• Boxing

The weird, wonderful world of Bernard Humphrey Hopkins

Steve Bunce November 4, 2014
Bernard Hopkins has been boxing professionally since 1988, when Sergey Kovalev was five years old © AP

This Saturday, two months shy ofhis 50th birthday, Bernard Hopkins defends his WBA super and IBF light-heavyweight titles against WBO champion and the terror of world boxing, Sergey Kovalev, the unbeaten Russian who has knocked out 23 of his 25 victims to date.

What makes Hopkins take such ridiculous risks? What makes him tick? What makes him special? It's complicated, but here are 49 tiny snippets into the world and mind of Bernard Humphrey Hopkins:

School of hard knocks

1. He was sentenced to 18 years in prison when he was just a 17-year-old kid.
2. He had been in and out of court in Philadelphia 30 times in 2 years. 3. He started to box at Graterford Penitentiary and was simply: Prisoner Y4145.
4. He turned professional when he was released at the age of 23.
5. He lost his first professional fight in Atlantic City against Clifton Mitchell.
6. He took a break of 18 months after the loss, lost six pounds and won his second fight.
7. He only lost once more in the next 15 years.

Contender to champion

8. He first won a world title in 1995, stopping Segundo Mercado in seven rounds for the IBF middleweight belt.
9. He had previously drawn with Mercado in Ecuador in an ugly brawl.
10. He was knocked down twice in the Mercado first fight and still got a draw!
11. He first lost a world title fight when Roy Jones outpointed him in 1993.
12. He had to wait over 17 years before getting revenge over Jones.
13. "I thought about Jones every single night until I beat him," he said.

The fight for fame

14. He made three defences of his middleweight title each year in 1996 and 1997.
15. He stopped five of his first six challengers and was avoided by other champions.
16. He stopped previously unbeaten and future world champion Glen Johnson in 1997.
17. "I still wish that world title fights took place over 15 rounds," he said.
18. He kept on defending his title but fame eluded him - he was frozen out.
19. He entered Don King's middleweight tournament in 2001 and his life changed.
20. He beat Keith Holmes to add the WBC belt in April, 2001.
21. He was the outsider in Madison Square Garden when he stopped WBA champion Felix Trinidad.
22. "It was one of the great middleweight fights," said Budd Schulberg.
23. He agreed to fight Oscar De La Hoya at a catch-weight, two pounds below middleweight.
24. "Oscar was brave, he fought the best and that is why I respect him," he said.
25. He was leading on two cards before knocking out Oscar in round nine.
26. "When I beat Oscar I became a star - it's that simple," he said.

Hopkins faces Kovalev with his IBF and WBA Super belts and the Russian's WBO title on the line © Getty Images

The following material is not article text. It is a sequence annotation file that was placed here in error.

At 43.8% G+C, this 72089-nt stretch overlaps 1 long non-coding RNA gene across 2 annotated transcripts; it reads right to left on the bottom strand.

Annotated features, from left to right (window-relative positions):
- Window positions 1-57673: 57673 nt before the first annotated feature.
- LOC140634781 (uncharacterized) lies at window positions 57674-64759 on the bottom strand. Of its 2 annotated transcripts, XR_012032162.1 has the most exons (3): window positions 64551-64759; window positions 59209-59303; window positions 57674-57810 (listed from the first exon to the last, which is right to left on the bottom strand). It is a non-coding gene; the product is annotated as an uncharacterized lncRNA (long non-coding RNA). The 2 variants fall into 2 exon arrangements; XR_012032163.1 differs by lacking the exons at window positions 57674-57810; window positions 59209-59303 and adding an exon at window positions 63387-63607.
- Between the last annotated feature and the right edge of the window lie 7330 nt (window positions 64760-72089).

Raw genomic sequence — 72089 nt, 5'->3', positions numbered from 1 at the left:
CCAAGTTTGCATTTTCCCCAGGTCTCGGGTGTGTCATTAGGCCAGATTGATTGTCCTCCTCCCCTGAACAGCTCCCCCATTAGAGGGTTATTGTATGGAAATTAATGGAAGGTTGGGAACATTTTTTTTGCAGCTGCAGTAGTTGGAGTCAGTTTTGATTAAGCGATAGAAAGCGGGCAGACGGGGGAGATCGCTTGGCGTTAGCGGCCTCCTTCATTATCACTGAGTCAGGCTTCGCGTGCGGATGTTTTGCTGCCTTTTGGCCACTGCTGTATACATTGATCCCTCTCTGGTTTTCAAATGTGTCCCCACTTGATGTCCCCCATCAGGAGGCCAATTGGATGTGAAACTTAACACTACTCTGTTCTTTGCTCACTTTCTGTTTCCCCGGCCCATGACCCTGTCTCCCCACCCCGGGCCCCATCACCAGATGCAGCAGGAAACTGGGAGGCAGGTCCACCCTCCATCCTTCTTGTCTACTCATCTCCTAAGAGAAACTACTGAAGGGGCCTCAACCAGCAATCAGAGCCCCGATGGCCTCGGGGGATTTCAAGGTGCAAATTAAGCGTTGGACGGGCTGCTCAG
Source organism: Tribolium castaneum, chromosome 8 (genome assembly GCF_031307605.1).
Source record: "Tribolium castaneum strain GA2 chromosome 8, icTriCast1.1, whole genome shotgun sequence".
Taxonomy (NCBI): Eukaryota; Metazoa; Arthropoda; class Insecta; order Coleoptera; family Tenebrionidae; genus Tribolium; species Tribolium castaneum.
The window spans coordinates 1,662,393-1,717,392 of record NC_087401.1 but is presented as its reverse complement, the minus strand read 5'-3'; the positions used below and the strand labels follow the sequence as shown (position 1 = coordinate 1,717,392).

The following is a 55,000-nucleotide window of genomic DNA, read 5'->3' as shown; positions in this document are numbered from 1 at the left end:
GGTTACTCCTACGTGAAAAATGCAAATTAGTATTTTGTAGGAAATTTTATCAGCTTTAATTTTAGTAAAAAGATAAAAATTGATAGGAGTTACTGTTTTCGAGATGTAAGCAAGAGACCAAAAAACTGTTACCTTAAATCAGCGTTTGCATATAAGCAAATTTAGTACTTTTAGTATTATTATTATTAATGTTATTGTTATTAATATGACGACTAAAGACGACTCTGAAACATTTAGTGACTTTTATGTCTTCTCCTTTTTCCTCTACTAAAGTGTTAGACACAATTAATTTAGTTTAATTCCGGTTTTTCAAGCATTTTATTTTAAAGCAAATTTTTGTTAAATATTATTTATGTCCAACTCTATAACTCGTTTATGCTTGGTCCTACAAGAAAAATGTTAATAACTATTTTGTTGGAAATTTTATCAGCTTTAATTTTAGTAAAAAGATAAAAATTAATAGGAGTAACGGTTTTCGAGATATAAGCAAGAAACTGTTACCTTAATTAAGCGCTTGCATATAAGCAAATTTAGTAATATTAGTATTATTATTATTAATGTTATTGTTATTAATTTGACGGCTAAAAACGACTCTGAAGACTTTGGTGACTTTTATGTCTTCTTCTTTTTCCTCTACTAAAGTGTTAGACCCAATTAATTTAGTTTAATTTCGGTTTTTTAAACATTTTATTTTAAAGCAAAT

Against the odds

27. He stopped De La Hoya in 2004 - his last stoppage win.
28. He lost his world middleweight titles to Jermain Taylor in 2005 on a split decision.
29. He also lost the rematch and both fights were controversial.
30. He has often been motivated by the odds against him winning in big fights. 31. "The smart money goes on me, the other money goes somewhere else," he said.
32. He dropped Joe Calzaghe in 2008 but lost another split decision.
33. "I know that I beat these guys and they know it - it's hard in boxing," he said.
34. He was the underdog against Kelly Pavlik in 2008, the fight after Calzaghe.
35. He was 43 at the time and Pavlik was unbeaten in 34 fights, with 30 knockouts.
36. He gave Pavlik a boxing lesson, winning 10 of the 12 rounds.
37. He was also the underdog against Antonio Tarver, Trinidad and Winky Wright.
38. He won 11 of the 12 rounds against Tarver in his official move to light-heavyweight.
39. "The Executioner executed 20-something contenders, that's my legacy," he said.

Going the distance

40. He drew with and then beat Jean Pascal in two fights in Quebec.
41. "I went on the road, I'm not afraid to go on the road," he said.
42. He has looked in total control in his last three defences, losing just a couple of rounds.
43. He has studied all of Kovalev's fights and a lot of his amateur fights.
44. "I know what he eats, how he thinks, why he fights and what he hates," he said.
45. He stopped Kovalev's trainer, John David Jackson, 17 years ago in seven rounds.
46. "Jackson doesn't know how to beat me - he failed, that's a fact," he said.

Out of this world

47. He is the oldest man to ever win a world title.
48. He holds the IBF and WBA Super light-heavyweight titles.
49. He is known as The Alien.

Hopkins' achievements in the ring appear other-worldly... © Getty Images
© ESPN Sports Media Ltd
Steve Bunce Close
Steve Bunce has been ringside in Las Vegas over 50 times, he has been at five Olympics and has been writing about boxing for over 25 years for a variety of national newspapers in Britain, including four which folded! It is possible that his face and voice have appeared on over 60 channels worldwide in a variety of languages - his first novel The Fixer was published in 2010 to no acclaim; amazingly it has been shortlisted for Sports Book of the Year.